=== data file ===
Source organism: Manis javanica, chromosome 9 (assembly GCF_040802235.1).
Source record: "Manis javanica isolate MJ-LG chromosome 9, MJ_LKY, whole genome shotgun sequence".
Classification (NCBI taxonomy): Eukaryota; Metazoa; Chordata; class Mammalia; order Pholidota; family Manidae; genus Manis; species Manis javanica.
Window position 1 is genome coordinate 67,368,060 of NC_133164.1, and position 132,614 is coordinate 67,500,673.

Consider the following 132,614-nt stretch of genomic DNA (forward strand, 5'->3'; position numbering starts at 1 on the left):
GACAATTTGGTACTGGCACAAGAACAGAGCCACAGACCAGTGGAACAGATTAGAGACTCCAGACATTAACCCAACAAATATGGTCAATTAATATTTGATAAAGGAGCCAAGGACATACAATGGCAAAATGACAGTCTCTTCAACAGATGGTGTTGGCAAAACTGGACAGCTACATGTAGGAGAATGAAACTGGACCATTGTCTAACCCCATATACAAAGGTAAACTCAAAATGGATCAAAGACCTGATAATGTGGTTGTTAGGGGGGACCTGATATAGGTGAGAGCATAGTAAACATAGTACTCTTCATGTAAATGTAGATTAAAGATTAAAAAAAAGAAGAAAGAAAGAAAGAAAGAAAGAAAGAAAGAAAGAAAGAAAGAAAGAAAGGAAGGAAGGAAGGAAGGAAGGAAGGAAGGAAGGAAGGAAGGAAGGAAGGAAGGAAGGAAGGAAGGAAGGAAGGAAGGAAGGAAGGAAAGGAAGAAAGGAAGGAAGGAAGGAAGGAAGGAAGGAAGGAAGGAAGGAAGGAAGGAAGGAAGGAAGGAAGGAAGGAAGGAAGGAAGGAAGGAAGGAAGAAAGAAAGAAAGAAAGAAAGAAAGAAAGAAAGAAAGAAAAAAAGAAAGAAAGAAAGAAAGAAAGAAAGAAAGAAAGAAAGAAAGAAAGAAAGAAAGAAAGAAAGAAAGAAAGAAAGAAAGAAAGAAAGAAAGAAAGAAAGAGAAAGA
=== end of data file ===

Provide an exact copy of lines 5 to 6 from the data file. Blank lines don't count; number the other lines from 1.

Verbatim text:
Consider the following 132,614-nt stretch of genomic DNA (forward strand, 5'->3'; position numbering starts at 1 on the left):
GACAATTTGGTACTGGCACAAGAACAGAGCCACAGACCAGTGGAACAGATTAGAGACTCCAGACATTAACCCAACAAATATGGTCAATTAATATTTGATAAAGGAGCCAAGGACATACAATGGCAAAATGACAGTCTCTTCAACAGATGGTGTTGGCAAAACTGGACAGCTACATGTAGGAGAATGAAACTGGACCATTGTCTAACCCCATATACAAAGGTAAACTCAAAATGGATCAAAGACCTGATAATGTGGTTGTTAGGGGGGACCTGATATAGGTGAGAGCATAGTAAACATAGTACTCTTCATGTAAATGTAGATTAAAGATTAAAAAAAAGAAGAAAGAAAGAAAGAAAGAAAGAAAGAAAGAAAGAAAGAAAGAAAGAAAGGAAGGAAGGAAGGAAGGAAGGAAGGAAGGAAGGAAGGAAGGAAGGAAGGAAGGAAGGAAGGAAGGAAGGAAGGAAGGAAGGAAGGAAAGGAAGAAAGGAAGGAAGGAAGGAAGGAAGGAAGGAAGGAAGGAAGGAAGGAAGGAAGGAAGGAAGGAAGGAAGGAAGGAAGGAAGGAAGGAAGGAAGAAAGAAAGAAAGAAAGAAAGAAAGAAAGAAAGAAAGAAAAAAAGAAAGAAAGAAAGAAAGAAAGAAAGAAAGAAAGAAAGAAAGAAAGAAAGAAAGAAAGAAAGAAAGAAAGAAAGAAAGAAAGAAAGAAAGAAAGAAAGAGAAAGA